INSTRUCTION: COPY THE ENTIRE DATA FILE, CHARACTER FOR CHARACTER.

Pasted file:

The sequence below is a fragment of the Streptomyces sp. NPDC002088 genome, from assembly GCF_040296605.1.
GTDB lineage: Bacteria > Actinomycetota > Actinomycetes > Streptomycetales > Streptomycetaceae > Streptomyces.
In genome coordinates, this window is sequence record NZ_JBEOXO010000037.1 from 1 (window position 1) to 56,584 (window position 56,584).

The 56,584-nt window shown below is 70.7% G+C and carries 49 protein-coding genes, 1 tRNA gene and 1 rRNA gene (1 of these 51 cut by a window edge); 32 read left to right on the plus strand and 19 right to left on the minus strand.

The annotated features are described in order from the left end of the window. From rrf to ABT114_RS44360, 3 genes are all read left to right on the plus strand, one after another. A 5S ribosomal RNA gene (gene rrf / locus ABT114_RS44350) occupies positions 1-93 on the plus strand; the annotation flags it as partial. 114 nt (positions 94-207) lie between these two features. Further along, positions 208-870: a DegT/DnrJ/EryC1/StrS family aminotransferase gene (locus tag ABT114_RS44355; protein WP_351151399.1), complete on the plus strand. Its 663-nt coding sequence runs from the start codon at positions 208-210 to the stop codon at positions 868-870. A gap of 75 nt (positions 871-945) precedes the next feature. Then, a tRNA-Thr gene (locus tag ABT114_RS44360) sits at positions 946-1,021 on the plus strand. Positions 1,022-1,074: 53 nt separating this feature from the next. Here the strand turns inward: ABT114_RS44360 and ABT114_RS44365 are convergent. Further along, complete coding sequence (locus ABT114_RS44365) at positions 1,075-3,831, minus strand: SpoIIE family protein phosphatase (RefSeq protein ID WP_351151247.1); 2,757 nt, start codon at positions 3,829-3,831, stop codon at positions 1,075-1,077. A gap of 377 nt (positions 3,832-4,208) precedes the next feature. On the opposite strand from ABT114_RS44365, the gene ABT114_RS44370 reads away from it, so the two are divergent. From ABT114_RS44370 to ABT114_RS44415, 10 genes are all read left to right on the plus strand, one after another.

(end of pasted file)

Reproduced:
The sequence below is a fragment of the Streptomyces sp. NPDC002088 genome, from assembly GCF_040296605.1.
GTDB lineage: Bacteria > Actinomycetota > Actinomycetes > Streptomycetales > Streptomycetaceae > Streptomyces.
In genome coordinates, this window is sequence record NZ_JBEOXO010000037.1 from 1 (window position 1) to 56,584 (window position 56,584).

The 56,584-nt window shown below is 70.7% G+C and carries 49 protein-coding genes, 1 tRNA gene and 1 rRNA gene (1 of these 51 cut by a window edge); 32 read left to right on the plus strand and 19 right to left on the minus strand.

The annotated features are described in order from the left end of the window. From rrf to ABT114_RS44360, 3 genes are all read left to right on the plus strand, one after another. A 5S ribosomal RNA gene (gene rrf / locus ABT114_RS44350) occupies positions 1-93 on the plus strand; the annotation flags it as partial. 114 nt (positions 94-207) lie between these two features. Further along, positions 208-870: a DegT/DnrJ/EryC1/StrS family aminotransferase gene (locus tag ABT114_RS44355; protein WP_351151399.1), complete on the plus strand. Its 663-nt coding sequence runs from the start codon at positions 208-210 to the stop codon at positions 868-870. A gap of 75 nt (positions 871-945) precedes the next feature. Then, a tRNA-Thr gene (locus tag ABT114_RS44360) sits at positions 946-1,021 on the plus strand. Positions 1,022-1,074: 53 nt separating this feature from the next. Here the strand turns inward: ABT114_RS44360 and ABT114_RS44365 are convergent. Further along, complete coding sequence (locus ABT114_RS44365) at positions 1,075-3,831, minus strand: SpoIIE family protein phosphatase (RefSeq protein ID WP_351151247.1); 2,757 nt, start codon at positions 3,829-3,831, stop codon at positions 1,075-1,077. A gap of 377 nt (positions 3,832-4,208) precedes the next feature. On the opposite strand from ABT114_RS44365, the gene ABT114_RS44370 reads away from it, so the two are divergent. From ABT114_RS44370 to ABT114_RS44415, 10 genes are all read left to right on the plus strand, one after another.